“Harvard Can Do Better”

Yesterday, an anonymous Crimson op-ed  written by a current undergrad went viral. (I really recommend you read it.) The noteworthy piece recounts the struggles of having schizophrenia at Harvard. Most likely your first reaction will be something akin to “That’s crazy” – not at all because of the student’s mental disease, but at the horrendously poor mental health service this student has received from the college. This poor student not only cannot afford treatment, s/he must deal with classes, papers, and finals on top of hearing voices? One of the most noteworthy quotes that stuck out to me was: “I can apply for $5,000 to study bat droppings over the summer, but there is no application to pay for the treatment that enables me to function.”

There has been an enormous pouring of support for this student and all students who suffer from mental health issues. Harvard has long battled with its reputation of not having enough mental health help. In order to schedule a session with a psychologist, you have to first phone in for an interview to see how “serious” a case you are. If you’re not suicidal, you’re put on the back burner. Plus, rumors of Harvard forcing you to take a leave of absence have stopped many students from seeking much needed help. I had a friend who hated Harvard to the very core (until his senior year), and he struggled off and on with depression here. I tried to convince him to get some treatment, but he vehemently said no because, in his words, the problem wasn’t him, but Harvard. Therefore, he just needed to get out as soon as he could.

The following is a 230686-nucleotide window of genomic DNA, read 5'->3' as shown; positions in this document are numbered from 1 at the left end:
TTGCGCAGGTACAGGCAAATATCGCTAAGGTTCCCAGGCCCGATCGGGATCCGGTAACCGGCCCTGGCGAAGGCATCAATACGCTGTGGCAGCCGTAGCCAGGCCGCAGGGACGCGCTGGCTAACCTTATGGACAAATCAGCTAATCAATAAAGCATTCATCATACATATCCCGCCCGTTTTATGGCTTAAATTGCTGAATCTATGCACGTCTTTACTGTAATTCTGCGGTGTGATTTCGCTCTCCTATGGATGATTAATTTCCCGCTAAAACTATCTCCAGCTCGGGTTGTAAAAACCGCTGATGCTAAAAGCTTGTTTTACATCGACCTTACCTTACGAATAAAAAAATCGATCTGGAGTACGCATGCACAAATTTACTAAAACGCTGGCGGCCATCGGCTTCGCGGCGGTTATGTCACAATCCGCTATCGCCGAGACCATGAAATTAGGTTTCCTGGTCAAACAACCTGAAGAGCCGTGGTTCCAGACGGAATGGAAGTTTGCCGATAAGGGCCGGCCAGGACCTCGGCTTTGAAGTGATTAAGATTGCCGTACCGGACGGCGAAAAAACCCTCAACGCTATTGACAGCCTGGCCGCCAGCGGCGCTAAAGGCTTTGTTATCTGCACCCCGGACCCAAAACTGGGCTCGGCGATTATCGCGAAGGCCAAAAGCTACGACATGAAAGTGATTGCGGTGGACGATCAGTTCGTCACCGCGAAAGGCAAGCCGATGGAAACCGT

If the bad services aren’t enough, there are often at least one suicide each year. It’s terrible – the “sad news” email where the President doesn’t give us any explanations for peer’s passing away. That’s when you know it’s most likely a suicide. I remember the first time this happened to me. I was studying with my friends in the dining hall. I left for literally two minutes, and when I returned there was a cloud of gloom over my friends. “Did you know him?” one of my friends asked me tentatively. I was stunned to find out that someone I had gone on a student organized trip to Korea just the year before had passed away. Though he was not a close friend, I found myself tearing up. I later discovered he had taken his own life.

To be fair, it’s not a problem that is just at Harvard. This is rampant among high pressure academic schools. I’ve compared the atmosphere of schools with friends who attend other Ivy League and high ranked colleges. And to an ever broader extent, we could criticize how America treats mental health in general. But that might be talk for another day.

I’m glad to know, at least, that undergrads are taking a stand. Today, more than 150 showed up to rally and protest against the current mental health at Harvard. I’m glad that people are not only speaking out, but acting out. If Harvard can fund countless people to study abroad over summers, why can’t they help the students who struggle on campus on a day-to-day basis? Like countless have begun chanting, “Our Harvard can do better.” And hopefully it will.

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